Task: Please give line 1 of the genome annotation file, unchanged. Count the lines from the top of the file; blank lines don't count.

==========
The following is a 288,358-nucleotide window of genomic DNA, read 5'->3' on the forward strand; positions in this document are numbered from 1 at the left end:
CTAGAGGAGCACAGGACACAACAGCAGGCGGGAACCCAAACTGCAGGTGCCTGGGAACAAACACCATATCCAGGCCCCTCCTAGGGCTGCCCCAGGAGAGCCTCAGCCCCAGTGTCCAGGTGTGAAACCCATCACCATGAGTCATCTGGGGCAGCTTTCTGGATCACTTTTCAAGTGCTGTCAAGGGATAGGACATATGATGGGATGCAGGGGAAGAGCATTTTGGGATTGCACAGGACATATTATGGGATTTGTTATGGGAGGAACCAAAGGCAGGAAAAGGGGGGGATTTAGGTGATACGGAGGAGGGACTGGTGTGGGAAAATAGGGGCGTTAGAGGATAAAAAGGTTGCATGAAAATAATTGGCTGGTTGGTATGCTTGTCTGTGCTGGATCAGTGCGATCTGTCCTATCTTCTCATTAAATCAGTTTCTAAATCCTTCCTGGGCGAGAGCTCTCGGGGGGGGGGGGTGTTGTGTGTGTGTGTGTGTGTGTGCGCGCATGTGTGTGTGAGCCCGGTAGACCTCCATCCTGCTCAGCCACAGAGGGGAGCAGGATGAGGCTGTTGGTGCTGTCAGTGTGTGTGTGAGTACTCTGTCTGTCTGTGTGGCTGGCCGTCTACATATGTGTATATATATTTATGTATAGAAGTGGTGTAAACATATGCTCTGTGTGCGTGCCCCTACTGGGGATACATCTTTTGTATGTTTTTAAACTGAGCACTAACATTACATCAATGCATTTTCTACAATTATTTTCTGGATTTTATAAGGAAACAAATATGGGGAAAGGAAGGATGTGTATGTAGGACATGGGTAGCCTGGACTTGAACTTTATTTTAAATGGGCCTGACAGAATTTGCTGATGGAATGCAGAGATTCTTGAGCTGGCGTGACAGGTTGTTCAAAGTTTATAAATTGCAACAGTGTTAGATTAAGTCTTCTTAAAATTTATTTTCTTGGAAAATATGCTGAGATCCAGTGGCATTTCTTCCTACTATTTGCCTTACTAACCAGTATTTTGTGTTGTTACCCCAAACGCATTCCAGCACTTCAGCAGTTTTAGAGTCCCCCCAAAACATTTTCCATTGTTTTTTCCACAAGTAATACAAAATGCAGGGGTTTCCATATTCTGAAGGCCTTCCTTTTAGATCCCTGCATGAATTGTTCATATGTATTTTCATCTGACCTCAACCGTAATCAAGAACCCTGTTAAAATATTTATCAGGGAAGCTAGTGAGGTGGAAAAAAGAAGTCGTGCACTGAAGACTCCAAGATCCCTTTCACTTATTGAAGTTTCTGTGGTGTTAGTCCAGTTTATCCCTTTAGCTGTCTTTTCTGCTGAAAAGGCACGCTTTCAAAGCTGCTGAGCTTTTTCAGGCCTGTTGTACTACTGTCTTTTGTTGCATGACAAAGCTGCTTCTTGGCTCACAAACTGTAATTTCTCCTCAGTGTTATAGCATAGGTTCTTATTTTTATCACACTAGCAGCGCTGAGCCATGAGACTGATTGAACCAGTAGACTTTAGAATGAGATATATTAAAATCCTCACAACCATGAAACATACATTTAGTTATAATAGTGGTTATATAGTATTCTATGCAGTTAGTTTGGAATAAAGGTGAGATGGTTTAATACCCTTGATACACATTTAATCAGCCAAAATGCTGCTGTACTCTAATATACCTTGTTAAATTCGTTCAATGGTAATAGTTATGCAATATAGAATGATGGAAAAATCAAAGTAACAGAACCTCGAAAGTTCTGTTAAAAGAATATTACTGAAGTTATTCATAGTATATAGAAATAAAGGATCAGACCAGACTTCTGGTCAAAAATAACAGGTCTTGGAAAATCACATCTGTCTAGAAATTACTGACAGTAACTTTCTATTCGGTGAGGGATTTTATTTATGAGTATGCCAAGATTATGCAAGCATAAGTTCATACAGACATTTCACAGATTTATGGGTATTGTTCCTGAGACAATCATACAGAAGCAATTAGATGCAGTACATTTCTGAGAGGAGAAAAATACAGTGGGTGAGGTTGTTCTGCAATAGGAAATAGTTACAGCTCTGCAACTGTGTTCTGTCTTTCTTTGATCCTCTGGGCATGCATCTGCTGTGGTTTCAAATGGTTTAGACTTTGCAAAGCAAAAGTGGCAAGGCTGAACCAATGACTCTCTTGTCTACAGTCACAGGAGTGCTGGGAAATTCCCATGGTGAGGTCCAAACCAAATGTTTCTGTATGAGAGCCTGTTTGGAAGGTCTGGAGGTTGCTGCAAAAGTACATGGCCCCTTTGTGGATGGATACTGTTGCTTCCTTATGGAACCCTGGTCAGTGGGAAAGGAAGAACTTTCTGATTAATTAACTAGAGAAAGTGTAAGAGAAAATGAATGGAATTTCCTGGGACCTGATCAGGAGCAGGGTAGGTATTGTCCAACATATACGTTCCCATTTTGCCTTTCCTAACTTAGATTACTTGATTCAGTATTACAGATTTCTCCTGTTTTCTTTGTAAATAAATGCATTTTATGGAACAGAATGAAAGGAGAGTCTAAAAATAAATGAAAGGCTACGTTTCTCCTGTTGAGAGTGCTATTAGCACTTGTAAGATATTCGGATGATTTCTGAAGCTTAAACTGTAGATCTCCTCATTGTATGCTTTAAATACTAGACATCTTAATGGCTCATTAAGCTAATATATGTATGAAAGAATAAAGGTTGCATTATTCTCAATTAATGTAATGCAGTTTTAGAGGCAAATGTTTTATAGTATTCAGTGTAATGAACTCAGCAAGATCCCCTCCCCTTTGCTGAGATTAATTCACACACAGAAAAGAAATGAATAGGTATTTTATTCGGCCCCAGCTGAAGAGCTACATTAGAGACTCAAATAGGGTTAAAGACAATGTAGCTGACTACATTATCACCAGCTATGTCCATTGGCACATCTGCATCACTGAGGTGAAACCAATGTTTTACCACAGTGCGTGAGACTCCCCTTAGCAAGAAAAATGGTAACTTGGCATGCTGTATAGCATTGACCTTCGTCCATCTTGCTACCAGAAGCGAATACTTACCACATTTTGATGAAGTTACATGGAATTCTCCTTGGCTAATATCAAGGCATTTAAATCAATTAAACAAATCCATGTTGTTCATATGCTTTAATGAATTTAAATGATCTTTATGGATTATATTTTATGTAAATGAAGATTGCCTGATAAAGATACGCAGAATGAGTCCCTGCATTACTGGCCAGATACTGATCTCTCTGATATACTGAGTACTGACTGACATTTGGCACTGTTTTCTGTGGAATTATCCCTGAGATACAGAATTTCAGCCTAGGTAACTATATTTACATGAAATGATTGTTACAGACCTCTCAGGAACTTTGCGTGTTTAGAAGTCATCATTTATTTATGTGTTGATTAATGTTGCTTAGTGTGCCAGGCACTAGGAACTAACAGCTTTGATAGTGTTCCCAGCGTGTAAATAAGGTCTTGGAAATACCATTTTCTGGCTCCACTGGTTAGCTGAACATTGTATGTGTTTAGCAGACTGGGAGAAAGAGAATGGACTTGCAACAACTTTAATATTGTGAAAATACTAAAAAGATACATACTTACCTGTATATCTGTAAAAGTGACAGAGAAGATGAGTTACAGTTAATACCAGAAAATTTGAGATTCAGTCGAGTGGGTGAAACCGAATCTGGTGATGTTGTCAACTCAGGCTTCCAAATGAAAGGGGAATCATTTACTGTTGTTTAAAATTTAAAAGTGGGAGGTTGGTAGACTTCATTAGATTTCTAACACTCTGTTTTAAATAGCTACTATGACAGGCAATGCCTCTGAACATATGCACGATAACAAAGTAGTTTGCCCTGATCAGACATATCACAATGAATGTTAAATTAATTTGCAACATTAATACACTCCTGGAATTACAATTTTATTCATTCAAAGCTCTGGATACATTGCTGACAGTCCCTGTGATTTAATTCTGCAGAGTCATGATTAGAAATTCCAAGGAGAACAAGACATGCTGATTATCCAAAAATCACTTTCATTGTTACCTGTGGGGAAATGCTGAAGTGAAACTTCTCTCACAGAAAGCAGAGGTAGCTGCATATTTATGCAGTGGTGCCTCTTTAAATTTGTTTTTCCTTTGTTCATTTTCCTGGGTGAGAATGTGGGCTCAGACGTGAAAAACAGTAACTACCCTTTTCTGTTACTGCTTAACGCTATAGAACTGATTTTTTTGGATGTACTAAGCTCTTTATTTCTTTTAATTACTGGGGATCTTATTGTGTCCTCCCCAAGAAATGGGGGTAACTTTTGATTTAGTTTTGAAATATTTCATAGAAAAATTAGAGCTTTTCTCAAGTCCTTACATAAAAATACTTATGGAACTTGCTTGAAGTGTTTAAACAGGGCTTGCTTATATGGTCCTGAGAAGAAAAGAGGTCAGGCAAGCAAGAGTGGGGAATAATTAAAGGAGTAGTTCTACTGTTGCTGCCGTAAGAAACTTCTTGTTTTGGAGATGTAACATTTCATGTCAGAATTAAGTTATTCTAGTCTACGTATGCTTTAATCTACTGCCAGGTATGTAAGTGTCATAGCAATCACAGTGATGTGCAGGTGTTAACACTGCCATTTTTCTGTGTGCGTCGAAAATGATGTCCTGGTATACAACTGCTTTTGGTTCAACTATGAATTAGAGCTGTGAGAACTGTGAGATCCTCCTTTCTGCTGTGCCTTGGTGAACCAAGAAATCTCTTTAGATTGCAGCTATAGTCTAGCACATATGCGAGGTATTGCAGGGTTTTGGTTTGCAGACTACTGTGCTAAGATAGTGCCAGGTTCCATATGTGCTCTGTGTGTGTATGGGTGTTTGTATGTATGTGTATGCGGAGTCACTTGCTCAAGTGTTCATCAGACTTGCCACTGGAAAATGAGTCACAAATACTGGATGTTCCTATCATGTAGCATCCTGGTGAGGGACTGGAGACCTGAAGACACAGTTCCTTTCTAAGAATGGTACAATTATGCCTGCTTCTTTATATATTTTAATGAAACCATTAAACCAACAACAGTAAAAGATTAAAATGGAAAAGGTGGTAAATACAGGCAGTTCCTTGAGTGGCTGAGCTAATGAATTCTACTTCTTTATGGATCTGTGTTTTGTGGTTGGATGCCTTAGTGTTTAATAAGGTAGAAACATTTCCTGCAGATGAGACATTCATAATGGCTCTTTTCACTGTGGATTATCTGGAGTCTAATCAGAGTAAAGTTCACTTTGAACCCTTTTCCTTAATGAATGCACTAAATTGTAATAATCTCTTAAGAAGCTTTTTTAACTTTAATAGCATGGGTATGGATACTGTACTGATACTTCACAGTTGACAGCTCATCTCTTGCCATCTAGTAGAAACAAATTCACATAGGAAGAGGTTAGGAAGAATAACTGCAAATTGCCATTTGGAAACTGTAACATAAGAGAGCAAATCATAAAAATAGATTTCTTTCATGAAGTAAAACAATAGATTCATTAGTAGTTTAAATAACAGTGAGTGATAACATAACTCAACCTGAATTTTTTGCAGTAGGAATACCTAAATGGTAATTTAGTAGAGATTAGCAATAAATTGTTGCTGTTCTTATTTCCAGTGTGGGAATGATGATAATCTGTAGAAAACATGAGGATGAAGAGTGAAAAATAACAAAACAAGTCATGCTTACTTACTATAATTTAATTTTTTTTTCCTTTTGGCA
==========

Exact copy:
The following is a 288,358-nucleotide window of genomic DNA, read 5'->3' on the forward strand; positions in this document are numbered from 1 at the left end: